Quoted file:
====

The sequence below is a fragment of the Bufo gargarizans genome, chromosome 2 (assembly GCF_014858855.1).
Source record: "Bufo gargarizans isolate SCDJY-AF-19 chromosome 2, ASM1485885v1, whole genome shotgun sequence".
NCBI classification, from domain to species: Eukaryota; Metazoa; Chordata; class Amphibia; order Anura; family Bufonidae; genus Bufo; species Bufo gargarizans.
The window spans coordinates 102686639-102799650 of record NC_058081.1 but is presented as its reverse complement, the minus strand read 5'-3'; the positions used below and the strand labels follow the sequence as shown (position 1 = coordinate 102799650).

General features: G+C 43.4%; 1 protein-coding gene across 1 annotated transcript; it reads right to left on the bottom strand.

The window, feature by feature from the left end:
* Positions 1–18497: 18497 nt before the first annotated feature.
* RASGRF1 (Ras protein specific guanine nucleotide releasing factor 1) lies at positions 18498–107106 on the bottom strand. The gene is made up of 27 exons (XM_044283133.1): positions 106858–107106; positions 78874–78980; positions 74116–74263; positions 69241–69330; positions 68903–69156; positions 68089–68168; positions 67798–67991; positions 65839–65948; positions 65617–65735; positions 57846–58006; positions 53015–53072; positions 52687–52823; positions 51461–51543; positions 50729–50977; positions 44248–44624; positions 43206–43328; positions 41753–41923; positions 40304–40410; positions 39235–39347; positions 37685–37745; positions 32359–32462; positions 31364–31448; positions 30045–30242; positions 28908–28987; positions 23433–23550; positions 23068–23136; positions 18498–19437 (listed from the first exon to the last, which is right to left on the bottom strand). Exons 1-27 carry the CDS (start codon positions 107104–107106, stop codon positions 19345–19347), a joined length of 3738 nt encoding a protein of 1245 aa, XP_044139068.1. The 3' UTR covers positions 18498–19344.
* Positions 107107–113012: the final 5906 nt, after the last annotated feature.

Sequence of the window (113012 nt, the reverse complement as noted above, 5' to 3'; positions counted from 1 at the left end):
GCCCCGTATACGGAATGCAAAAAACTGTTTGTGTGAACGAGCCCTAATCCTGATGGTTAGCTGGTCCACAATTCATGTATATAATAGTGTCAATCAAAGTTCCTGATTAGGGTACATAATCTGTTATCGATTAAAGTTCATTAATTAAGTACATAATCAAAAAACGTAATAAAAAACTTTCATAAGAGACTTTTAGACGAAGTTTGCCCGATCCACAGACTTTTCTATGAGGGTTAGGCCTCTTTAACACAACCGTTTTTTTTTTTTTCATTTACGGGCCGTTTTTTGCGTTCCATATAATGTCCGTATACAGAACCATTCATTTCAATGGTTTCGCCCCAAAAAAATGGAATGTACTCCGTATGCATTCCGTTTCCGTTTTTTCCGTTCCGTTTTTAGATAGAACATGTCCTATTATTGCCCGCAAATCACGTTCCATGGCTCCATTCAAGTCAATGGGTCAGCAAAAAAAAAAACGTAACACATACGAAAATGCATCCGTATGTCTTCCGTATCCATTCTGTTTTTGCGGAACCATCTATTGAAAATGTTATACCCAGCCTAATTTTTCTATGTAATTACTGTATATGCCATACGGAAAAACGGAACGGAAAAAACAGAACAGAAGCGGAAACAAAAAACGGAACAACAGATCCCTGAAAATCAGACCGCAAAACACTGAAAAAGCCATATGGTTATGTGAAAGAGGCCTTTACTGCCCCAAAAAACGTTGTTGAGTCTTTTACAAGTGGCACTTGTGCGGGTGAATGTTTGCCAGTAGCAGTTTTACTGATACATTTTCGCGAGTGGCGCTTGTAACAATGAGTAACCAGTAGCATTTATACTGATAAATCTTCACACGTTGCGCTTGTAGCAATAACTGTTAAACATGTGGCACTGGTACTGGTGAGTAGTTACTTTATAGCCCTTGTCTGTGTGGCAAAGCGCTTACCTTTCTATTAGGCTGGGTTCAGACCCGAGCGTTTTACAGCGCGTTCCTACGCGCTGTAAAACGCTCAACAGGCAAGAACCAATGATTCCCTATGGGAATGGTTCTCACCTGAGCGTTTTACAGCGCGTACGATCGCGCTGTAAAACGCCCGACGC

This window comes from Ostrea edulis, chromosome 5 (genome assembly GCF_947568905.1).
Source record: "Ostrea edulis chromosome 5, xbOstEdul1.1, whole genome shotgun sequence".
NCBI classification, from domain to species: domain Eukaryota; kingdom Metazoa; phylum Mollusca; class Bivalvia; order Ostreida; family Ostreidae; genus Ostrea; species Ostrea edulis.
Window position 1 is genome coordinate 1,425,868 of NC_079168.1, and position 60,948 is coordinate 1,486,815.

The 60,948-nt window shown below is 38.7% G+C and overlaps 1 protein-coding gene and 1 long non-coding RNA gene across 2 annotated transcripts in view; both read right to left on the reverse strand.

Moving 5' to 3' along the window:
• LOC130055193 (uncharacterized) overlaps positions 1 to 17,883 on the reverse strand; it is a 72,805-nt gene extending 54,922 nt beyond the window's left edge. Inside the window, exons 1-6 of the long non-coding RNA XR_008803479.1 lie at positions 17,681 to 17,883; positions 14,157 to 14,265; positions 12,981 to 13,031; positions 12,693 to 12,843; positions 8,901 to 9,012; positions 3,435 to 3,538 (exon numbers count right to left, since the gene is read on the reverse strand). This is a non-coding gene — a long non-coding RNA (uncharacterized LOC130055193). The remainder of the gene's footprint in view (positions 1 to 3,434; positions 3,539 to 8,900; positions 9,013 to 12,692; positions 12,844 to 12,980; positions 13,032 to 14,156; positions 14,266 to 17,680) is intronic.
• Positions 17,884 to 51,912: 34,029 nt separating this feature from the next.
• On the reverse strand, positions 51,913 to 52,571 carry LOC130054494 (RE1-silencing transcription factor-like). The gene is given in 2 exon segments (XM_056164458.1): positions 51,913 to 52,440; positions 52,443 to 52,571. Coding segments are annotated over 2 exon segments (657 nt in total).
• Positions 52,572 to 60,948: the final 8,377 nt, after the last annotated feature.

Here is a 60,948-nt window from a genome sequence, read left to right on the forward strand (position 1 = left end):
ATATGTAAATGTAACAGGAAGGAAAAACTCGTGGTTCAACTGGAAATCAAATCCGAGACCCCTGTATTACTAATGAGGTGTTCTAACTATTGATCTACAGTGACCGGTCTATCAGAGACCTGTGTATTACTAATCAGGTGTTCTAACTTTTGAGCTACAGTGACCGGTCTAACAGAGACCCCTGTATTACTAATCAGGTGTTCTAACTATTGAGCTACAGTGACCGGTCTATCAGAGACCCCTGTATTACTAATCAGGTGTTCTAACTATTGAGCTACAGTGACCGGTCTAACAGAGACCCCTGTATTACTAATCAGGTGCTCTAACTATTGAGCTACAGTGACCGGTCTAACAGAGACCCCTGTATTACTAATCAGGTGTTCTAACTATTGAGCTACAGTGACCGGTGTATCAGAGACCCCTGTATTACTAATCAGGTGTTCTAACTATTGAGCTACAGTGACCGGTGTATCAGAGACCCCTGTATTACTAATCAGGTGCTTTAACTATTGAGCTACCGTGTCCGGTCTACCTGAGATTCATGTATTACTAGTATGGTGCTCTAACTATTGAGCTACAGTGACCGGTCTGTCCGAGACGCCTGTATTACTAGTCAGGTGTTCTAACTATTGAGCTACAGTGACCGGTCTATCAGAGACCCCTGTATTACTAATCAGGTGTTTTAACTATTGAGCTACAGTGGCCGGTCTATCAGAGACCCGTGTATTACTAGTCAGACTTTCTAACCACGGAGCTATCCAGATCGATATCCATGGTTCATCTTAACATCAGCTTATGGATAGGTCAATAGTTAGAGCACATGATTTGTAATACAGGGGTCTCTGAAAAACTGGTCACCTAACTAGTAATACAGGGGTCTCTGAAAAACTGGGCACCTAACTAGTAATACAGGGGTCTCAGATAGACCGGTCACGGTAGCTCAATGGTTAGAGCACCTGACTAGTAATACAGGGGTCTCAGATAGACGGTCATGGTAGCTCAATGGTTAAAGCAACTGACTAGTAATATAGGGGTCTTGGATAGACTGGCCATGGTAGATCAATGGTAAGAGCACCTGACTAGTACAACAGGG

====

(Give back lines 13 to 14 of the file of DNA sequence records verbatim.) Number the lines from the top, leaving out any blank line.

Source record: "Ostrea edulis chromosome 5, xbOstEdul1.1, whole genome shotgun sequence".
NCBI classification, from domain to species: domain Eukaryota; kingdom Metazoa; phylum Mollusca; class Bivalvia; order Ostreida; family Ostreidae; genus Ostrea; species Ostrea edulis.